Today's Worst Job in America

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I’m starting a new feature here at Team Building is for Suckers where I will identify the day’s worst job in America — and by worst job, I mean the worst job where random, good-natured people have to deal with my irrationality and stomach it with a smile.

The first, worst job in America? Vet tech.
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Today’s worst job? Front desk clerk at the local fitness center.

First of all, I hate the gym. There is nothing fun about driving over to a germ-infested sweatbox and forcing my fat ass onto an elliptical machine. When I’m at the gym, I have one goal:

  • Get in & get out without making a fool of myself in always-too-tight lycra pants.

My local gym has a policy where they greet you, swipe your card, and ask, “What are you working on, today?”

This question always throws me. Here’s how I usually answer it.

  • I don’t. I just take my card and say, “Thank you.”
  • I respond, “Why are you asking me? Do you just ask the fatties?”
  • I once said (with a passive-aggressive smile), “I don’t tell the government what I’m doing. Why should I tell you?”

I learned — during one of these tense exchanges — that the policy is to ask everyone this insane & ridiculous question. The gym wants to ensure that fitness personnel are properly staffed throughout the facility. I think this is a stupid and inefficient policy, and I responded, “Why don’t you create a more thoughtful workforce strategy and staff your gym accordingly?”

Here’s another idea: they could ask the question they want answered.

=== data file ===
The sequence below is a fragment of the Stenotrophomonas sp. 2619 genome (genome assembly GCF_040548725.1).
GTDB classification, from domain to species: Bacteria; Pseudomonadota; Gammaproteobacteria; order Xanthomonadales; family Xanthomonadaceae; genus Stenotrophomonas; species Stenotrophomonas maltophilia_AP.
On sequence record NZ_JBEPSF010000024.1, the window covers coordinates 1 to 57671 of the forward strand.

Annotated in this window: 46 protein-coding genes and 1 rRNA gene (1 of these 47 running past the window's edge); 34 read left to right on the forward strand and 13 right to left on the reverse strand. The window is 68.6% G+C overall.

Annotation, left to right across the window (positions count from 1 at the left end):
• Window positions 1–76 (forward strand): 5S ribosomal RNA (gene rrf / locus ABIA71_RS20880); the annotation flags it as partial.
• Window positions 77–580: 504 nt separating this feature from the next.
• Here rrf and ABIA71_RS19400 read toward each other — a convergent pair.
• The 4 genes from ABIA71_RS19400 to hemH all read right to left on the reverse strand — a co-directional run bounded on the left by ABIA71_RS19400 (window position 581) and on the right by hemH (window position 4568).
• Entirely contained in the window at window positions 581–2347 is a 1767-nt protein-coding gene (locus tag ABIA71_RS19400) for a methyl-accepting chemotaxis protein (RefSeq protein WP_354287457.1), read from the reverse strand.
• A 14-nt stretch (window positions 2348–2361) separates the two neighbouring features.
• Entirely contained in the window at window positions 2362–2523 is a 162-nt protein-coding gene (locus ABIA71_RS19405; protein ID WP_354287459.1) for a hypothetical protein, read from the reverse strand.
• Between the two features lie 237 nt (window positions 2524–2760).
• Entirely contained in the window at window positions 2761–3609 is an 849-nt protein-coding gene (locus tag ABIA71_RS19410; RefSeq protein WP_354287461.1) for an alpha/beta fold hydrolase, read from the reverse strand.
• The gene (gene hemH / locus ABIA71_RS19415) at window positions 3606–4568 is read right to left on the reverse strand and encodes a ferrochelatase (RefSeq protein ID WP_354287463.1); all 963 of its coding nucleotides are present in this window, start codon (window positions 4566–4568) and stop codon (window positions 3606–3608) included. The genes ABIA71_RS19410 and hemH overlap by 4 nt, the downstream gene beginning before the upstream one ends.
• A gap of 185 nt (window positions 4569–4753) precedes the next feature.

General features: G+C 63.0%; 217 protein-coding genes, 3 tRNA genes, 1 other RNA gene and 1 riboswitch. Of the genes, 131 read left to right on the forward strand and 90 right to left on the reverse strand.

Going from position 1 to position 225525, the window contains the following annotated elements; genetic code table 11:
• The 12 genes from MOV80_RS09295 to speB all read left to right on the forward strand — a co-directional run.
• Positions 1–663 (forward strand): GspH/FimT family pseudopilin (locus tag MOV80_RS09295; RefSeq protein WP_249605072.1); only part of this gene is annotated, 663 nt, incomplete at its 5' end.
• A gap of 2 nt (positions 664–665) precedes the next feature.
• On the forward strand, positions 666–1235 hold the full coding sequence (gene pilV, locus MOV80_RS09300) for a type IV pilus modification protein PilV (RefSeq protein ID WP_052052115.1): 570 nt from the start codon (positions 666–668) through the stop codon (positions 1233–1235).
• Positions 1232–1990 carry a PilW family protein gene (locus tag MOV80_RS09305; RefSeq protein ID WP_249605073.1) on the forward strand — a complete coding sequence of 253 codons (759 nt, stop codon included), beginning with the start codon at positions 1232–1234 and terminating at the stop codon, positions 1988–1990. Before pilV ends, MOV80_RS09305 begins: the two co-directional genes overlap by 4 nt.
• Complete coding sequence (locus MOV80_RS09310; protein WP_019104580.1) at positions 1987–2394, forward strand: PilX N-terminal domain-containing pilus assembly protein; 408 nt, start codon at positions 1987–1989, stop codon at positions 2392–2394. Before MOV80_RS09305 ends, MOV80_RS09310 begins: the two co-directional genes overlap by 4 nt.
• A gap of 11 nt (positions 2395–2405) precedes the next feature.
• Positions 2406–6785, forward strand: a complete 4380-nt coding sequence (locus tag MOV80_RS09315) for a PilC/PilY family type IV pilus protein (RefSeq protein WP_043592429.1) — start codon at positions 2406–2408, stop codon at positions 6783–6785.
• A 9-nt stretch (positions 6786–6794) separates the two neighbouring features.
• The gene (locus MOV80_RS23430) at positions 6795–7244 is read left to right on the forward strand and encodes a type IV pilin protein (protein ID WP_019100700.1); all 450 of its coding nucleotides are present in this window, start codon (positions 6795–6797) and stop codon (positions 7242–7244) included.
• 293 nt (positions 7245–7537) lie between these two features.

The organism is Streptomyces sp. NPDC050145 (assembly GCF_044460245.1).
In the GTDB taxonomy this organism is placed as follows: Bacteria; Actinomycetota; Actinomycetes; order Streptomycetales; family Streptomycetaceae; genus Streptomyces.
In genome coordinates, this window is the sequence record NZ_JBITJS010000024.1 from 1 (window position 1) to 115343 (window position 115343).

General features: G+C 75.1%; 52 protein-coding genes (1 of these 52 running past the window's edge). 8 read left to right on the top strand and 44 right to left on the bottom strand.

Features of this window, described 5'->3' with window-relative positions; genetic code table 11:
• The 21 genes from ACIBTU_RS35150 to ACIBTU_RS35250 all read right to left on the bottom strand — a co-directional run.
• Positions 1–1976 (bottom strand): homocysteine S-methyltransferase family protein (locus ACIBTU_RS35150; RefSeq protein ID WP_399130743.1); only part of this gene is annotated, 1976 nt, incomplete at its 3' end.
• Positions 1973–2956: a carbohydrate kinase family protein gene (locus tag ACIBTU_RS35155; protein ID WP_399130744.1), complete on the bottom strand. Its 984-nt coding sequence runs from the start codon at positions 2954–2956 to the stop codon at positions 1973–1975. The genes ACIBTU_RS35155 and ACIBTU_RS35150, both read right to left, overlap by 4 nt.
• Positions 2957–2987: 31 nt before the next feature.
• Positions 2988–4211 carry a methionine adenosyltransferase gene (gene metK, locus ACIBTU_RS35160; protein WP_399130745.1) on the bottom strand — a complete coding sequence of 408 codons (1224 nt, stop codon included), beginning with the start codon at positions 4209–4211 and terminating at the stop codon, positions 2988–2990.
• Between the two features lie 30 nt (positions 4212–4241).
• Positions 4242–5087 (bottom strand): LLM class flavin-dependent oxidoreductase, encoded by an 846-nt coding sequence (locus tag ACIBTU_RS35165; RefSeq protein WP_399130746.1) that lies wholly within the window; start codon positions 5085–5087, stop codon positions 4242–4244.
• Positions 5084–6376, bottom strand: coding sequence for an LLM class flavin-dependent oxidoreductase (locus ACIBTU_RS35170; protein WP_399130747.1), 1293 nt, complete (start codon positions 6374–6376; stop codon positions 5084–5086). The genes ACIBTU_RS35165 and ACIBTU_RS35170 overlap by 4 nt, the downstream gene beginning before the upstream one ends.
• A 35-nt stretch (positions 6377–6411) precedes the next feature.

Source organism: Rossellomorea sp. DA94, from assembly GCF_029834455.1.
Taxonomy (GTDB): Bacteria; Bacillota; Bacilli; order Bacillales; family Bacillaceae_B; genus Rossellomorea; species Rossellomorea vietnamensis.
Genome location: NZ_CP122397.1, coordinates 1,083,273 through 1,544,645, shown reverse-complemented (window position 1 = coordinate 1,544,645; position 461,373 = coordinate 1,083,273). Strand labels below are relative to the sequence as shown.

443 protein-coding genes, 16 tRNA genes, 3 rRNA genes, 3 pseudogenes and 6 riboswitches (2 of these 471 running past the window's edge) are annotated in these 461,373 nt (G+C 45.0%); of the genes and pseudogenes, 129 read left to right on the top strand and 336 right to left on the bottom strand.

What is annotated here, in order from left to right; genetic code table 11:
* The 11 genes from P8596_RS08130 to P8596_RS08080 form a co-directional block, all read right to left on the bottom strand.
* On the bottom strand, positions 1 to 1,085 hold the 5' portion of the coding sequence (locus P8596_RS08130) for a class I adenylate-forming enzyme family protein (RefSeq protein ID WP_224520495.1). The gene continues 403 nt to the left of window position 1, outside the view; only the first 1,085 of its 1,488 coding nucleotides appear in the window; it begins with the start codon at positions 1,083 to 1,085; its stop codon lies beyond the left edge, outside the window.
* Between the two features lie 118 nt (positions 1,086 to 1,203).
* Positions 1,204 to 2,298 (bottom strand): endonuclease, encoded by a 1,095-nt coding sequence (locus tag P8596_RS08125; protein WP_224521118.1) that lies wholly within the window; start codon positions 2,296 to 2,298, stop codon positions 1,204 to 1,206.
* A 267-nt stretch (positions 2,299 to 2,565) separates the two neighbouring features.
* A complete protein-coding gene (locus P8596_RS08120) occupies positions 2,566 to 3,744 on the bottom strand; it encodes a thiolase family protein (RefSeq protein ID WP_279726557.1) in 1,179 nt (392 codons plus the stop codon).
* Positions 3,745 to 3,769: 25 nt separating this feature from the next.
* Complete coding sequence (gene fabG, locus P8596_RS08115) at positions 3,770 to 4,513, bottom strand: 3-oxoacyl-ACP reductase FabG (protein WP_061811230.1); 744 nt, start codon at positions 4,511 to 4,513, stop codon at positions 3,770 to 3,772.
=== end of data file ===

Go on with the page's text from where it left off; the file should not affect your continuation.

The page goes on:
• “Are you planning on swimming, today? If so, I’ll alert the lifeguard.”
  • “Are you working in the weight area, today? I’ll call someone from the fitness office if you need assistance.”

I just think the question — “What are you working on, today?” — is too broad and somewhat invasive. Sometimes I feel like cardio. Sometimes I’ll take a class at the last minute. There are other times when it takes me fifteen minutes to decide if I want to hop on the treadmill or leave & go to the closest Starbucks.

Today’s response was a classic-Laurie response: I rolled my eyes.

I know these kids at the front desk are just doing their jobs, but really, please, stop asking me why I’m at the gym. I’m at the gym because my anxiety flares up when I don’t exercise. I’m at the gym because I find that my self-esteem is better when I exercise. I’m at the gym because I don’t want to have a heart attack when I’m forty.

If you promise to stop asking me, kids, I promise to stop giving you dirty looks.

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